With a cloud-centric option, businesses can access and run the latest business applications – as well as existing applications—and connect those applications, data and services to any end-user client or device. Workloads can be moved between on-premises and cloud environments with the click of a mouse. With unlimited scalability instantly available, small and midsize businesses can launch promotions or new market initiatives without worrying about overwhelming their infrastructure with more transactions or data than it can handle.

Microsoft Azure, available with Windows Server 2012 or as a standalone service, enables businesses to quickly scale up or down to match demand, and small and midsize businesses pay only for what they use. Small and midsize businesses can see substantial savings in on-premises data center costs, because they will not be required to pay for and maintain extra, unused server capacity. Companies can use hundreds of terabytes, and even petabytes, of Azure-based storage – a key benefit as big data grows, along with various unstructured file types, such as video files and sensor data.

Cloud-based solutions such as Azure are always highly available. It offers automatic data storage, backup and recovery. In addition, security is assured, through identity and access management technologies, as well as Active Directory, which provides an identity and access management cloud solution to help control access to thousands of Microsoft and non-Microsoft applications in the public cloud.

Let’s face it, when it comes to deploying technology that runs a business, looking to the cloud is wise. Jennifer Didier, founder and CEO of Directions Training, a technical training school in Chicago, moved her small business to the cloud three years ago, when talk of cloud-based services were just beginning to surface. Today, her workforce is united through technology without being confined to an office suite and, with the way revenue has grown since 2012, there is no question about whether or not she made the right decision.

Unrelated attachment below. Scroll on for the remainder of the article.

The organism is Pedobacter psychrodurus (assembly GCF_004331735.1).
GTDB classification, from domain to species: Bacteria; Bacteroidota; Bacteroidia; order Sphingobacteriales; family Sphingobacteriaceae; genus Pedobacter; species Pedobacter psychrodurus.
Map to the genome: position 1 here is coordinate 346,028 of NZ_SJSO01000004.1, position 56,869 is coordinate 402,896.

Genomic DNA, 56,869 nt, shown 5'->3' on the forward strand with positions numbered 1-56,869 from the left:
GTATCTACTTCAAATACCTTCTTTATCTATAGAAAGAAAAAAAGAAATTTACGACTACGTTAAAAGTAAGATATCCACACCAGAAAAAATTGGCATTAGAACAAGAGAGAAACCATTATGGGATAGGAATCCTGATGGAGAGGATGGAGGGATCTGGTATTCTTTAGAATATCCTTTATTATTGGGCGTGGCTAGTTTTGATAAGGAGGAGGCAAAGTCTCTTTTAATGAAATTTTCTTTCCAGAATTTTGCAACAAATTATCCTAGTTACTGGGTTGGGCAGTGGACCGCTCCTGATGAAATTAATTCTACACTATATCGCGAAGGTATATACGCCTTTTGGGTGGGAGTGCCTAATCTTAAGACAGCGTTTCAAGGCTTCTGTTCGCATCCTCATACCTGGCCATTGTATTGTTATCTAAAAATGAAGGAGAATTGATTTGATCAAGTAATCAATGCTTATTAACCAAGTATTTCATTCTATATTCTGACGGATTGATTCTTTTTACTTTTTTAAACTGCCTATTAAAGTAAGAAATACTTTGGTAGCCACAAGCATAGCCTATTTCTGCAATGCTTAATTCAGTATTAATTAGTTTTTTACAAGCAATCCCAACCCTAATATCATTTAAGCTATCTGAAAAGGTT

Cindy Bates’ guest blog confirms that this success is possible for small businesses:

The stakes in moving to a more digital-capable platform are high for small to midsize businesses. Businesses cannot afford the risk of relying on old technology that serves to just help them “get by.” That’s because it’s a different world than it was five to 10 years ago. Not only are small to midsize businesses competing against their counterparts across town, but they are also competing against startups from around the globe. Business managers need to be able to reach out and actively engage with customers, suppliers and employees. They need to have data available that provides the intelligence to understand the forces shaping their markets, as well as the preferences of customers. They need the flexibility of accessing applications from both their PCs and mobile devices. Microsoft Windows Server 2012 R2 Essentials and Microsoft Azure make it easy for businesses to transition to this digital reality. In the process, they will be able to fully participate in today’s digital marketplace.

The digital age is here, and now is the time for small and midsize companies to begin building for the future.

Do you feel that your company’s operational efficiency, market outreach, and bottom line are sluggish because you are tied to old technology? Is your business still using Microsoft Windows Server 2003? If so, there are system integrators, licensing service providers, and IT training facilitators who are ready to help you reach for the cloud and embrace new technology.

On her blog, Cindy Bates includes information for small businesses that are transitioning away from Microsoft Windows Server 2003.

“If your company is ready to embrace new technology, there are a variety of resources available through both Microsoft and our partners to help guide the journey. For example, resources on the SMB Business Hub are a great place to start your Windows Server 2003 migration plans. It features on-demand webinar content, a migration planning assistant and other valuable information that will help small businesses discover, assess, target and migrate to modern technology. Be sure to discuss details with your technology partner, or Microsoft can help you find one through Pinpoint.”